Ole Gunnar Solskjaer has backed Manchester United to ‘move on’ and end the season on a high in the wake of the failed European Super League proposal and Ed Woodward’s subsequent resignation.
Late on Sunday night, United – along with 11 other heavyweights of European game – formally unveiled their plans to form an elite competition where founding members would have been immune from relegation.
Joel Glazer, the Red Devils’ co-chairman, was set to become vice-chairman of the breakaway league but just 48 hours on from the initial announcement, the widely-condemned project had collapsed.
Chelsea and Manchester City were the first of the Premier League’s so-called ‘big six’ to withdraw and United soon followed suit following a ferocious backlash from supporters, pundits, politicians and football’s governing bodies.
United executive vice-chairman Woodward confirmed he would step down at the end of the season amid the debacle and there was disruption at Carrington on Thursday as fans gathered in protest against the Glazer family’s involvement and ownership.
Another protest is planned to take place before the side’s meeting with Liverpool at Old Trafford and off-the-field matters dominated Solskjaer’s pre-match press conference for this weekend’s trip to Leeds United.
‘Football is emotions and emotions run high in football,’ Solskjaer told reporters on Friday when asked about the chaos of the last few days and Woodward’s decision to resign.
‘I’ve had a very, very good working relationship with Ed and the club will have to move on without him.
‘I’m sure Man United will always move on. I’ll work as long as Man United want me to work here and hopefully we can end this season successfully and he’s part of that.’
Solskjaer said he sympathised with the group of United supporters who turned up at the club’s training complex and opened up on the ‘nice discussion’ that took place.
‘I will always listen to the fans, and I thought it was the only right thing to do, to go and listen to them and speak to them and have a nice discussion with them, a peaceful discussion,’ the United head coach added.
‘It’s important that we respect each other and respect each other’s views.
‘I said a few things about what I think the team will do in the future and what we spoke about, we don’t really need to discuss that.
‘But it was a good 10 minutes and I was happy about that, of course. We didn’t shake hands, we gave a fist-bump and then we parted.’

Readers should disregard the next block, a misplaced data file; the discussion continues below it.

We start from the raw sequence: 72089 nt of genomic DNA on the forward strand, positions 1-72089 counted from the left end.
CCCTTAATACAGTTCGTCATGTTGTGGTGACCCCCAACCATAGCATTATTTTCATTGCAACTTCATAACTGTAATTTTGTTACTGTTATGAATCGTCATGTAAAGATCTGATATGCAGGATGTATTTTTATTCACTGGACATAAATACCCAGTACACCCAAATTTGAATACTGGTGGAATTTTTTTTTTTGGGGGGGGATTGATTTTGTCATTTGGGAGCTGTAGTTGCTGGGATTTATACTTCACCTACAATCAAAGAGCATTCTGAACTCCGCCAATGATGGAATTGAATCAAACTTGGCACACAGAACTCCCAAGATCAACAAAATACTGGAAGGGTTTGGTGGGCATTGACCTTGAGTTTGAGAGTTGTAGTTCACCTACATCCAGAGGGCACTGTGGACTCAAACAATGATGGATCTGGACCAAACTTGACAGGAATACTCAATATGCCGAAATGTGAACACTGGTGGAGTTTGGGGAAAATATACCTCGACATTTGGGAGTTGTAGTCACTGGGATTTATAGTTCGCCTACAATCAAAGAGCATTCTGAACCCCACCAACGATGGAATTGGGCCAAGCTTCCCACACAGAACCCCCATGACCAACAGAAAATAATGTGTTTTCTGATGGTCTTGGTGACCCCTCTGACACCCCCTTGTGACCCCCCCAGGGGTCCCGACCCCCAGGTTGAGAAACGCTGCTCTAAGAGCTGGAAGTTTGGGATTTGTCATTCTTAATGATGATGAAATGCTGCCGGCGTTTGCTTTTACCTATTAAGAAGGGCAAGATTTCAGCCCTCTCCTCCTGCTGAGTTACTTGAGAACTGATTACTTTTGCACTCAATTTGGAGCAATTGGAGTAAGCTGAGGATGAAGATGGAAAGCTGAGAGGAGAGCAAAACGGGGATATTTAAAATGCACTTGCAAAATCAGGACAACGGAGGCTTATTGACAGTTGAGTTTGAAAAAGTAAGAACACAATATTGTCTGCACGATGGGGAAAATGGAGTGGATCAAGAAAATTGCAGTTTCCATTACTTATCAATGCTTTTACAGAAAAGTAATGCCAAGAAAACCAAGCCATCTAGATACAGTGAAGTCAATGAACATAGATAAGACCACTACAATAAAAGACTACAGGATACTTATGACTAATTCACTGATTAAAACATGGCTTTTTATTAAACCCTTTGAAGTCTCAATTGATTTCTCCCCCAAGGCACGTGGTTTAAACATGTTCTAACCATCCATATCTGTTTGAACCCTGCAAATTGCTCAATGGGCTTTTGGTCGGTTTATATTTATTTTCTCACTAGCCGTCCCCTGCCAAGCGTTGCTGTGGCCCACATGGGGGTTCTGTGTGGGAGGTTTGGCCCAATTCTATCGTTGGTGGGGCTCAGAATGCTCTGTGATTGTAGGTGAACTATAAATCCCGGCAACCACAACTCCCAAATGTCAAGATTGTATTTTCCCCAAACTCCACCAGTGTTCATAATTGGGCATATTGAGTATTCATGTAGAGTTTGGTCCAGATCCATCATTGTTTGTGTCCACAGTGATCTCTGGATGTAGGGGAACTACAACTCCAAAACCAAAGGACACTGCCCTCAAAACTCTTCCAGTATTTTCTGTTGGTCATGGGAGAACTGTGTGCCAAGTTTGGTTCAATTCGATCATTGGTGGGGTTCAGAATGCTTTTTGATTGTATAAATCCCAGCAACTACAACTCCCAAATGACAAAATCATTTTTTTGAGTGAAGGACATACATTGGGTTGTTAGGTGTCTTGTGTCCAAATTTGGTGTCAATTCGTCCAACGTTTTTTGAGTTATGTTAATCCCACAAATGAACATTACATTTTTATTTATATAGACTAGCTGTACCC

The Norwegian is ‘very happy’ clubs involved in the European Super League have been able to admit their mistake amid a loud and fervent backlash from angry supporters.
‘I’m very happy the fans have voiced their opinions and we have listened to them,’ Solskjaer continued.
‘It has brought the football pyramid together and I think that’s important.
‘I’m a supporter myself and there will be a day when I come back and watch Manchester United and I want to watch a United team with a fear of failure.
‘I didn’t like the concept, it has to be on sporting merit. I want to earn the right to play in Europe.
‘We know we’ve been pioneers and we’ve been in Europe for many, many years, with the Busby Babes, and we want to be part of a successful European campaign again.
‘One of my best nights was something we worked really hard towards. To get to that, you need to have that fear of failure, you can’t be given it because your name is such and such, you have to earn the right to be there.
‘And I’ve always felt and believed in stepping out of your comfort zone, being afraid of failure – that spurs you on, living on the edge a little bit, and that wasn’t part of this.
‘For me, I’m very happy all of the clubs that have admitted their mistake and that this was a bad idea and the way it came out as well.’
He went on: ‘Just when we’re talking about getting fans back into the stadium, we get this. We were looking forward to getting fans back in the stadium the last two games of the season and then weren’t able to look forward to it.
‘But the fans – we have a banner at Old Trafford saying “football is nothing without fans” and we’ve felt that for a year. It’s been a difficult year but now, just when we’re going to welcome them back, we get this.
‘The preparation for the Leeds game was a little bit different, but then again that’s part of being in this industry and this club. Manchester United is the biggest club in the world, we want to be part of European football.’
‘But I still think that fear of failure is helping us do that and, being a sporting competitor as I am, my nature is not being handed this, we can’t be handed a place, that’s my opinion.’
Follow Metro Sport across our social channels, on Facebook, Twitter and Instagram.
For more stories like this, check our sport page.
Source: Read Full Article